A Tesco study has revealed the average British family wastes approximately £800 of edible food a year, prompting a sustainability partnership between the grocer and Unilever.
The study also showed that around three quarters (77%) of UK households say they throw away unopened of unused food and over a third do so on a monthly basis.
On top of this, half a million people have been throwing away food they forgot to eat or never opened – on a daily basis.
Coupled with the cost of living crisis, food waste habits have seen three in five (61%) plan to shop more carefully and only buy what they need.
Additionally 45% are willing to take steps to reduce the amount of food they waste at home. However the lack of time, planning and understanding about expiry dates and cooking has been an obstacle.
As a result, Tesco has partnered with Unilever brand Hellmann’s with their “practical food waste” handbook and hacks to create a “Use Up Day” campaign which encourages the nation to cook a meal once week with food they already have in their kitchen.
A recent study by Hellmann’s also revealed that average family could reduce the amount of food thrown away at home by a third and save a third of waste per year by adopting the “Use Up Day” hack.
The study also showed that taking up the “Use Up Day” advice could lead to saving a potential £260 a year.
The news comes after Stop Food Waste Day on 27 April, which hopes to educate and encourage shoppers to reduce waste as 71% occurs in the home.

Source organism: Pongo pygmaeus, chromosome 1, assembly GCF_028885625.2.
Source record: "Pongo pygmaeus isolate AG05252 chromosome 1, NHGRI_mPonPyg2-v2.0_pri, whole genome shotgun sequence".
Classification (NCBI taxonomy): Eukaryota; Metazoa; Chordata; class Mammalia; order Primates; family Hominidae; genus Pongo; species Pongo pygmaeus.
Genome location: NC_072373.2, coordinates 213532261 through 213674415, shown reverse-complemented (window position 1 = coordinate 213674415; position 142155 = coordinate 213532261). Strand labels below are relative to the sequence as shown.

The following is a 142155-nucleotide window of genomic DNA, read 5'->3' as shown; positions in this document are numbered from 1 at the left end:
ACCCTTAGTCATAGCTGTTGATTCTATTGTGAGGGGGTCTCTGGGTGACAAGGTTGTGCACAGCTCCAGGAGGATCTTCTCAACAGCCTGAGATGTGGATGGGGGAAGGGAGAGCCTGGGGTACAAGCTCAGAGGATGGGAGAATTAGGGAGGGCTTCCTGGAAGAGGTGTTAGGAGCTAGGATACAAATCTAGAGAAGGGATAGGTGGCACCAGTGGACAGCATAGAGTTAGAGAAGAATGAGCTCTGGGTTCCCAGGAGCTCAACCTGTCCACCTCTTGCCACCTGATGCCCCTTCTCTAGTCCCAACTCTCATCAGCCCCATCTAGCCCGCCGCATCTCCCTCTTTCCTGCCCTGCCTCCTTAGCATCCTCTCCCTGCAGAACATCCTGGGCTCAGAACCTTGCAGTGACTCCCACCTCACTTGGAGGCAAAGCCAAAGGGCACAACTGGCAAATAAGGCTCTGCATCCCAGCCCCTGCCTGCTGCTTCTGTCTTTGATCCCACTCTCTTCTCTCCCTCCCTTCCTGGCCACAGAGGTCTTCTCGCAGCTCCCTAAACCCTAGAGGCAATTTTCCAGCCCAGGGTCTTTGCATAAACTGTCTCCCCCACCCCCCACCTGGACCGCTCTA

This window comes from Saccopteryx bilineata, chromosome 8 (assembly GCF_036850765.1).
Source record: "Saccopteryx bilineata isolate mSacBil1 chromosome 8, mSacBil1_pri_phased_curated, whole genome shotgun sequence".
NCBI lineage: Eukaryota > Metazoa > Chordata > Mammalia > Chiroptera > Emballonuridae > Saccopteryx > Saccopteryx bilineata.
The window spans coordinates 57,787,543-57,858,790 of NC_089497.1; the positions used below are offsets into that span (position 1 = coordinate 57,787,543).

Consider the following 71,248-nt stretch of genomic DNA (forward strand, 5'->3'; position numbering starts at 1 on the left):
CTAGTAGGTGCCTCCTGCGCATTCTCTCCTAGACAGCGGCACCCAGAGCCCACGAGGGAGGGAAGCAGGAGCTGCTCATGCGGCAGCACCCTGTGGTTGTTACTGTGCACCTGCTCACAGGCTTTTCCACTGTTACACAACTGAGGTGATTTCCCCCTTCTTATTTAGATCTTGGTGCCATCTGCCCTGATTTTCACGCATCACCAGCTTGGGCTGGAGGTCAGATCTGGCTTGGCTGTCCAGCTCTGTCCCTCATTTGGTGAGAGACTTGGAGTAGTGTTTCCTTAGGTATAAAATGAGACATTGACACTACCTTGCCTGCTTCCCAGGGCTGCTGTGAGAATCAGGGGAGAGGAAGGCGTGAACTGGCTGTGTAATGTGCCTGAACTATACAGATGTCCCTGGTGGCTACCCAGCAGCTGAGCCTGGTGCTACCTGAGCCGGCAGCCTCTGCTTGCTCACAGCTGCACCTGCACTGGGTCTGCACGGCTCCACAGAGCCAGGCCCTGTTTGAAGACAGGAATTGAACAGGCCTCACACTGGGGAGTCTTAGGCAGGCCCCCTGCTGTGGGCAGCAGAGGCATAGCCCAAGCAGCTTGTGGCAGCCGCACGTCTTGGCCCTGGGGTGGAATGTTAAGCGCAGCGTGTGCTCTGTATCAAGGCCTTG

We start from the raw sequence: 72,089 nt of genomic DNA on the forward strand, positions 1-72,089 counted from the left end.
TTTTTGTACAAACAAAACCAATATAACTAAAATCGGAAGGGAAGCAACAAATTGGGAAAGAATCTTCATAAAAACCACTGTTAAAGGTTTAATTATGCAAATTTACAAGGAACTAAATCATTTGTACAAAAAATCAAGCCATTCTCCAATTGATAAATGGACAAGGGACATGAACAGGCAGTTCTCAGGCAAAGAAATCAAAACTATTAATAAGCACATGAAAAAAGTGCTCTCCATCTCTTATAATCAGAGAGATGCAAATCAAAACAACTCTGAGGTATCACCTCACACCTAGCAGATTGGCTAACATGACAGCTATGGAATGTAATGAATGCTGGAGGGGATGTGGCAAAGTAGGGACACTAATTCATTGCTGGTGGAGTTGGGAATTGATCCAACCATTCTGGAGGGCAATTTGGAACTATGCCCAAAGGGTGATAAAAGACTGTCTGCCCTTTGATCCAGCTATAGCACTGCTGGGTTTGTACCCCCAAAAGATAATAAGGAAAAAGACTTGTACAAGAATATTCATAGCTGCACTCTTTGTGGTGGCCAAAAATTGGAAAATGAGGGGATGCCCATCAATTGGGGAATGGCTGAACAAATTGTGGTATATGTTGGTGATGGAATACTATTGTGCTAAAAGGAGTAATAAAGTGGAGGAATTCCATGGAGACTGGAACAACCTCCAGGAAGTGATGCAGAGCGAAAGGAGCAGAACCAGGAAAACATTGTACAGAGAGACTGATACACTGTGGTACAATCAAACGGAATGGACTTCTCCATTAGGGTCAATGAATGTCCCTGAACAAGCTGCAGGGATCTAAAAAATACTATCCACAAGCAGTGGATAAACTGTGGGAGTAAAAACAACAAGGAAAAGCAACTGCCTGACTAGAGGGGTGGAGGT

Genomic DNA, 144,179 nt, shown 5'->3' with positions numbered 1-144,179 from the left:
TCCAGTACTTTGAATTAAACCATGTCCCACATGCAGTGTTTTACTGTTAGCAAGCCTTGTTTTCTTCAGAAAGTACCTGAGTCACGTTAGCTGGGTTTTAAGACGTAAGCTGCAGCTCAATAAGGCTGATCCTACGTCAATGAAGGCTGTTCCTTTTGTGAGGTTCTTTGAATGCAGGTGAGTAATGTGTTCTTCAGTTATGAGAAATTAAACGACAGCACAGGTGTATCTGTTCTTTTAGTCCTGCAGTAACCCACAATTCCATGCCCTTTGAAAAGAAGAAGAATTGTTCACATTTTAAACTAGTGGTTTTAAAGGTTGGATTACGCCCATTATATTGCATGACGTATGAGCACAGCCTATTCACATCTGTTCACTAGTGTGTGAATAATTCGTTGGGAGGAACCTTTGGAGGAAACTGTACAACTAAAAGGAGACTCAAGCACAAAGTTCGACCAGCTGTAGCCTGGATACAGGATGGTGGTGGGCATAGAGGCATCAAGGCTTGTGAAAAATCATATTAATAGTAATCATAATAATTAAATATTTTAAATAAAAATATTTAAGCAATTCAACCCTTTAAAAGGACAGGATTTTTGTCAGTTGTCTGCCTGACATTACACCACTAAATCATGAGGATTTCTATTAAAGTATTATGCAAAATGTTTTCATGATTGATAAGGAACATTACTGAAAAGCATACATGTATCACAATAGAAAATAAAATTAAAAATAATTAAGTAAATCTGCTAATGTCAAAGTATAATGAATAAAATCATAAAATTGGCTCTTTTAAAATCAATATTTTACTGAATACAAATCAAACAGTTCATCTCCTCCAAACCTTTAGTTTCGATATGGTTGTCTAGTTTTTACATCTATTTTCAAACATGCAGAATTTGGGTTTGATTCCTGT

“We know that right now every little helps that’s why we are launching our ‘Use Up Day’ campaign to help our customers spend less and cut waste by using food already in their kitchen,” Tesco campaigns director Kene Umeasiegbu said.
“We recognise that lack of time and the perception that you need to be a skilled cook can be a barrier to taking action. It’s why a ‘Use Up Day’ is straightforward and easy to implement – using recipes that are quick, tasty and help you make your food go further today.”
Unilever shopper marketing director for UK and Ireland Katharine Crossland added: “Small changes in our behaviour and simple interventions, such as committing one day a week to using up leftovers, all add up.”
“It’s great to partner with Tesco on this campaign – every morsel of good food that is used up, rather than chucked out, is better for our planet and our wallets.”